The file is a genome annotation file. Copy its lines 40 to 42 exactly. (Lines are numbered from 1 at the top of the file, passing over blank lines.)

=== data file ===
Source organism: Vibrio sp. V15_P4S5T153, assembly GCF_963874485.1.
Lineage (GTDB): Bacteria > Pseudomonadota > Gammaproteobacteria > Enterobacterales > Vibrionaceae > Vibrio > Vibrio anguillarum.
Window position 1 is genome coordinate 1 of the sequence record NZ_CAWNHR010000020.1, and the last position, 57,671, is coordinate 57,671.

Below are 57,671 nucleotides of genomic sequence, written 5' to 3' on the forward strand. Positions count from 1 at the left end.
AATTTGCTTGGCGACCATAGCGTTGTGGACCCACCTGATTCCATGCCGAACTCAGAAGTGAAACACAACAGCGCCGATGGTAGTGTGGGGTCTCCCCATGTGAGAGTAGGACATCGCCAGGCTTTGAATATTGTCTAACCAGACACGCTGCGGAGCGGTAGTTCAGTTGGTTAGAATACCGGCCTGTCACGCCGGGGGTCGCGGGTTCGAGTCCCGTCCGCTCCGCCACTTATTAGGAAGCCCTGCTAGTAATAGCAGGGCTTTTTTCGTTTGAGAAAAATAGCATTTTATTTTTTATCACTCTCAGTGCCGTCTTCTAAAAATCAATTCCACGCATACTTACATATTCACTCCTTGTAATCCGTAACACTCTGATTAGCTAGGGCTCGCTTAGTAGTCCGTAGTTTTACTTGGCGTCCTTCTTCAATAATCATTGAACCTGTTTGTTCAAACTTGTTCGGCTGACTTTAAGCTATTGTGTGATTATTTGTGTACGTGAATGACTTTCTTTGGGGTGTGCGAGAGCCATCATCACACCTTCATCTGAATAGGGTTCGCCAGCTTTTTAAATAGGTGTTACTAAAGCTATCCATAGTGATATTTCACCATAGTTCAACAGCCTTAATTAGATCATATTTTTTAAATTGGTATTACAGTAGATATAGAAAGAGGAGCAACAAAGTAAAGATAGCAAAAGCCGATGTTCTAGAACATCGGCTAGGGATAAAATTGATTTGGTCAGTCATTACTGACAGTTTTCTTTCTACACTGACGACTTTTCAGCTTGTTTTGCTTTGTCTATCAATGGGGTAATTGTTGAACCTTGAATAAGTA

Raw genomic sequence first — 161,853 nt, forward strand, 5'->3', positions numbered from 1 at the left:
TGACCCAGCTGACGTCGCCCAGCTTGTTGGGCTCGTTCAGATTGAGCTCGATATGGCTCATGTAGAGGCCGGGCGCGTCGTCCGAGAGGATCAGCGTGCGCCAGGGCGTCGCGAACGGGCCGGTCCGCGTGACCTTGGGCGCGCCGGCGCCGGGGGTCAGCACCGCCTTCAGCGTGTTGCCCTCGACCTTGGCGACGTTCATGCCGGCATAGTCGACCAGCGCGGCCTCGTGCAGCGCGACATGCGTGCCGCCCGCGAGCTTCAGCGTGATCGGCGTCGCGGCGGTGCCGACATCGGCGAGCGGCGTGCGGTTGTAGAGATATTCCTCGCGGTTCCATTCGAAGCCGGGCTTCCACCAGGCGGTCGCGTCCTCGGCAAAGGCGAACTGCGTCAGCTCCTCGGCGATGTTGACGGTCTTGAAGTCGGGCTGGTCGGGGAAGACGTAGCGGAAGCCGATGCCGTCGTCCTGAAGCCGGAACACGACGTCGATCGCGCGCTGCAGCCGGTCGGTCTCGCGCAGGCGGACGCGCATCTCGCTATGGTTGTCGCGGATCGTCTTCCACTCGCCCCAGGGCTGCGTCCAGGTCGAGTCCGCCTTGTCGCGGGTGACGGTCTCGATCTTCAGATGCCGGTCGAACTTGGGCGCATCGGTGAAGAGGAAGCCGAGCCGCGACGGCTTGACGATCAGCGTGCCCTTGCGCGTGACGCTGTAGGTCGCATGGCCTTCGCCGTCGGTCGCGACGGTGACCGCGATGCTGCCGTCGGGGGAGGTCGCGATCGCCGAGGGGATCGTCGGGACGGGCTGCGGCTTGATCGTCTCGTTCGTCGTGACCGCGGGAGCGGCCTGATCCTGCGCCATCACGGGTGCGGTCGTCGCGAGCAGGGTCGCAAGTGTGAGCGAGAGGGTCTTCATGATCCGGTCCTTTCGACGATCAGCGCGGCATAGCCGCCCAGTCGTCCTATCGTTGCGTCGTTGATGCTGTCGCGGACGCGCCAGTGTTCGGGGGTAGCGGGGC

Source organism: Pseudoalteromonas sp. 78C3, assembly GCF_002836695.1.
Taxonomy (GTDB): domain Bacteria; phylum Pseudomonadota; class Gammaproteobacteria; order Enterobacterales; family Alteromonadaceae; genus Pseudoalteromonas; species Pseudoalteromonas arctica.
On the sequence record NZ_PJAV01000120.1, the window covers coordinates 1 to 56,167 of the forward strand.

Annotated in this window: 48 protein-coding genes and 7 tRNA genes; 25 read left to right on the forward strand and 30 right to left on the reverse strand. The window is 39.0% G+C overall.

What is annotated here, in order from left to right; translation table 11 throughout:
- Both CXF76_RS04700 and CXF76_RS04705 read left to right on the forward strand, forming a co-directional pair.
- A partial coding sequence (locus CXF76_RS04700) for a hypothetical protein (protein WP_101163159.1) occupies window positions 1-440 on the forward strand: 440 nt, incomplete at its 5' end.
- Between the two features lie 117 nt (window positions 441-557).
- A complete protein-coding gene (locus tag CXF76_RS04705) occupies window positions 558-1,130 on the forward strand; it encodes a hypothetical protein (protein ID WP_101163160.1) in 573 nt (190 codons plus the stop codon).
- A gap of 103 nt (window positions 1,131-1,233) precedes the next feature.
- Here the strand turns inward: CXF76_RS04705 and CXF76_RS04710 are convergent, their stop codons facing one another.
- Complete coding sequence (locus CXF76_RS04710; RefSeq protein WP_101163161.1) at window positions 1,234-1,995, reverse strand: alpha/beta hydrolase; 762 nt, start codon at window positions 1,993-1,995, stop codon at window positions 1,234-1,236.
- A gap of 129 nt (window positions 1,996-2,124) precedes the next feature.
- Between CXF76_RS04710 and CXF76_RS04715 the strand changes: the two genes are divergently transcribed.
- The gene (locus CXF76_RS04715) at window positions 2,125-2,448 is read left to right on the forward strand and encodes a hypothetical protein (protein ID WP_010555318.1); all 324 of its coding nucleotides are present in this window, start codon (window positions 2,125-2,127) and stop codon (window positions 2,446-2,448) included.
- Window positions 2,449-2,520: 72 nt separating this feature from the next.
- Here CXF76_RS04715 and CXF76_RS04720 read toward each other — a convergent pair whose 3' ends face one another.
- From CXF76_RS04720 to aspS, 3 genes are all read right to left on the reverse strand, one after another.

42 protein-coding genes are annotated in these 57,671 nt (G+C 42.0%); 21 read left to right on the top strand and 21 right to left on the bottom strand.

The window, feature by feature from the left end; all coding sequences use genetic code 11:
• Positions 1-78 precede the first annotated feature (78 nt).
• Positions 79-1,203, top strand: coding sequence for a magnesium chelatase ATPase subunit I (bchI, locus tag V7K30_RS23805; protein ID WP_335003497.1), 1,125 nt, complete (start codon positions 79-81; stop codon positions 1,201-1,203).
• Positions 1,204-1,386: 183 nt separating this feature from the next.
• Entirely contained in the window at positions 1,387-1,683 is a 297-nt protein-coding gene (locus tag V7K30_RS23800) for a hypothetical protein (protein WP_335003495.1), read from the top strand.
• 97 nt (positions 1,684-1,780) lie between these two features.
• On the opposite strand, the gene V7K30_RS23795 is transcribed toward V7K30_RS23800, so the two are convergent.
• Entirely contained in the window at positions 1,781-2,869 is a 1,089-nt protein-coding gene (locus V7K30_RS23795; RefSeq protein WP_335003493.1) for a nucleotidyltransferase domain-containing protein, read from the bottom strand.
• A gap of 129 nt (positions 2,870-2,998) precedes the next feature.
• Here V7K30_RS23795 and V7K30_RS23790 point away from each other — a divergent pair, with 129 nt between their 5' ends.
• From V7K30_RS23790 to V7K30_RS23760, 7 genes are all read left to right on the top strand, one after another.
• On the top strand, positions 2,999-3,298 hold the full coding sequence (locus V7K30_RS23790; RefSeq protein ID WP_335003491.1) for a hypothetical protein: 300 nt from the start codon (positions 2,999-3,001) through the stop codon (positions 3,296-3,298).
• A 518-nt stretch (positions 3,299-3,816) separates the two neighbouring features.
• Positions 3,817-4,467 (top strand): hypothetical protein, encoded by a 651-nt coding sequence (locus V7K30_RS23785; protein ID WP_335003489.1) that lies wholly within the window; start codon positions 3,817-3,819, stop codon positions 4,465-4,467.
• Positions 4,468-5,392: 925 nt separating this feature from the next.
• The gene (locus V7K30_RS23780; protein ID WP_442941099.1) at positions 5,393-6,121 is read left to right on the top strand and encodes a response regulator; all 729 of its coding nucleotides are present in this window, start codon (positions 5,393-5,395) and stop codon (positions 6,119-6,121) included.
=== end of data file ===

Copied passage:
• Positions 3,817-4,467 (top strand): hypothetical protein, encoded by a 651-nt coding sequence (locus V7K30_RS23785; protein ID WP_335003489.1) that lies wholly within the window; start codon positions 3,817-3,819, stop codon positions 4,465-4,467.
• Positions 4,468-5,392: 925 nt separating this feature from the next.
• The gene (locus V7K30_RS23780; protein ID WP_442941099.1) at positions 5,393-6,121 is read left to right on the top strand and encodes a response regulator; all 729 of its coding nucleotides are present in this window, start codon (positions 5,393-5,395) and stop codon (positions 6,119-6,121) included.